to get articles and more to your inbox
News & insights
China’s peak summer TV season has kicked off following a month-long delay due to double whammy of the COVID-19 pandemic and the all-important national college entrance exams.
This year, some of the most highly rated shows are new seasons of youth-centric, trend-based talent hunts produced by the major video streaming platforms. The slate includes iQiyi’s rock-focused “The Big Band”, Tencent Video’s “Superband”, and Youku’s “Street Dance of China” which brings together top idols Wang Yibo, Lay Zhang, and Jackson Wang as mentors.
According to Media360, July saw the release of 11 new reality shows by video streaming platforms, with Tencent Video accounting for seven, drawing a total of 59 brand sponsorships.
Brand presence in Reality TV is in flux; none of the most successful shows are seeing the same sponsors return as the fees for popular series rise and brands hunt for the next big thing.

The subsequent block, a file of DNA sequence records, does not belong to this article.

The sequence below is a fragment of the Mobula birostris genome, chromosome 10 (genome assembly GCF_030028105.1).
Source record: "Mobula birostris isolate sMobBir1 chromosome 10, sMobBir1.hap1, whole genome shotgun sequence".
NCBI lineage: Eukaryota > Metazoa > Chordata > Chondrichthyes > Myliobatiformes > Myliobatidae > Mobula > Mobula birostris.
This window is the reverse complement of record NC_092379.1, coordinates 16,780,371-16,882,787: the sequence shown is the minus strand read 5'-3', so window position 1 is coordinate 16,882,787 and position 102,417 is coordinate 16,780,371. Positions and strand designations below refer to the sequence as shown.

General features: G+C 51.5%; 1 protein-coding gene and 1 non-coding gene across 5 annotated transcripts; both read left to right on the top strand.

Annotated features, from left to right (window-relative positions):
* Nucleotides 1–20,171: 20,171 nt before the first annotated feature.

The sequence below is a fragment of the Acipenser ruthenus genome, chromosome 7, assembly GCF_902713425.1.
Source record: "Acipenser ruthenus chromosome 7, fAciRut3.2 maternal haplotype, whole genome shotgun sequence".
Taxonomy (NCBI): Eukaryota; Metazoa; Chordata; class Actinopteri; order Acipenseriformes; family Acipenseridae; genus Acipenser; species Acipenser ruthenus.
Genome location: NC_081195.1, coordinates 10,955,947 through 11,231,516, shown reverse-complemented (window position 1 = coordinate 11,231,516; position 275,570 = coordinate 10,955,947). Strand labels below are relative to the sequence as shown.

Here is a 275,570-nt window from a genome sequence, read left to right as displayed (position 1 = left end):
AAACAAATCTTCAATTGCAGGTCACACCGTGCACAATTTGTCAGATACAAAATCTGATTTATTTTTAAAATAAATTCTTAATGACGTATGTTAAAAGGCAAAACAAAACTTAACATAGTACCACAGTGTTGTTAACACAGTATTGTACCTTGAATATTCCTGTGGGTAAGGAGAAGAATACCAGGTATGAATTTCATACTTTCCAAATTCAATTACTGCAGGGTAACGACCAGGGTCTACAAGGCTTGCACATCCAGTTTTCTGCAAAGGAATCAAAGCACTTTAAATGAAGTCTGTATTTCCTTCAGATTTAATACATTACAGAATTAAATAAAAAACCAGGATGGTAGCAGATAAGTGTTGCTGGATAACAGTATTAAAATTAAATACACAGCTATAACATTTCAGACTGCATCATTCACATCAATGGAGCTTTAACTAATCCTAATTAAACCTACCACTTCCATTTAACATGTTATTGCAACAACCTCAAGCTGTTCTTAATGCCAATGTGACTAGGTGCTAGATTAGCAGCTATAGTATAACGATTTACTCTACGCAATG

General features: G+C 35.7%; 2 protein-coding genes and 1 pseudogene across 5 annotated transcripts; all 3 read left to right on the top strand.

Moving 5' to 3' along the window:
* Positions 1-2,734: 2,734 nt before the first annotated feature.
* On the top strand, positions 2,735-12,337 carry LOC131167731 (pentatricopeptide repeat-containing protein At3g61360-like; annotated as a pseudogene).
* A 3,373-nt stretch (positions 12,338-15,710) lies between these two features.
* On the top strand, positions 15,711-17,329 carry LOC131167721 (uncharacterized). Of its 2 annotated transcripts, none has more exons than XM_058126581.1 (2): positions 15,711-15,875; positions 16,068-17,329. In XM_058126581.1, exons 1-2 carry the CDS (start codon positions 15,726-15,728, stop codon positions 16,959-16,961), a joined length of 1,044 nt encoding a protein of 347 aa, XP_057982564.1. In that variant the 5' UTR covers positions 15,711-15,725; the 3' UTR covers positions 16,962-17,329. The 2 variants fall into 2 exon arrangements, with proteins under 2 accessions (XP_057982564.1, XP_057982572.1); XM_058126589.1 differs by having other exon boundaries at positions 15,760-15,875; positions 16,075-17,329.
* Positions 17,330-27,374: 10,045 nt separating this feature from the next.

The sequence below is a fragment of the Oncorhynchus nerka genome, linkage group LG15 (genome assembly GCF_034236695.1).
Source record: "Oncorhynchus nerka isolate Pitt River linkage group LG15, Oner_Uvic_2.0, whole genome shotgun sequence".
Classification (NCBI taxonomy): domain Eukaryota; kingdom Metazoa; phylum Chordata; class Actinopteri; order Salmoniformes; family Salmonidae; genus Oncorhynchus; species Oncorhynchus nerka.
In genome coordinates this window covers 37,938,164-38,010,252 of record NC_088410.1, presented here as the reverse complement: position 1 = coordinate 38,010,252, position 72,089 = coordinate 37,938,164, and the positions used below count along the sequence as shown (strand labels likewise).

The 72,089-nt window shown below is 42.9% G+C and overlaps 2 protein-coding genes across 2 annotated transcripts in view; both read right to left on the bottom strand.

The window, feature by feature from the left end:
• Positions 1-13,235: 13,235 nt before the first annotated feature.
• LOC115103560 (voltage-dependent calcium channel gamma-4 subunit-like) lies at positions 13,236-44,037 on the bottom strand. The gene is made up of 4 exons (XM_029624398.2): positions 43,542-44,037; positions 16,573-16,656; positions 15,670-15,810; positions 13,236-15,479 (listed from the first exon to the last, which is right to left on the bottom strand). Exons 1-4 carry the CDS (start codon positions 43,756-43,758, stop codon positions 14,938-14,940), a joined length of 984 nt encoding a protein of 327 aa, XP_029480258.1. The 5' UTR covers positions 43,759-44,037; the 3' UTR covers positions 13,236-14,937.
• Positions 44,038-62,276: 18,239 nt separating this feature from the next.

Beverage brands (including alcohol) have dominated the sponsorship race so far, accounting for about half of the title sponsorships. Among them are global brands: Pepsi (“Superband”), Coca-Cola (Tencent’s “Supernova Games”), and Absolut Vodka (Tencent’s “720 Trend Manager”).
Premium automakers Mercedes-Benz and BMW are sponsoring “Street Dance” and “The Big Band,” respectively, with planned brand integrations that will extend beyond the screen into offline performances and other events.
Global beauty brands are also striving for a more prominent role in the latest roster of shows. MAC Cosmetics is a sponsor of “Street Dance,” where it is banking on the following of its celebrity endorser Lay Zhang to develop additional content related to the show’s IP, such as e-commerce livestreams. Meanwhile, skincare brand Helena Rubinstein, the title sponsor for Tencent Video’s “Women 30+”, tapping into the rising trend for content focused around this valuable “mature” female demographic.
So while reality show sponsorships have long been targeted by international brands in the FMCG category, we’re starting to see more involvement from premium, blue-chip brands, especially as programming shifts to serve more niche audience groups.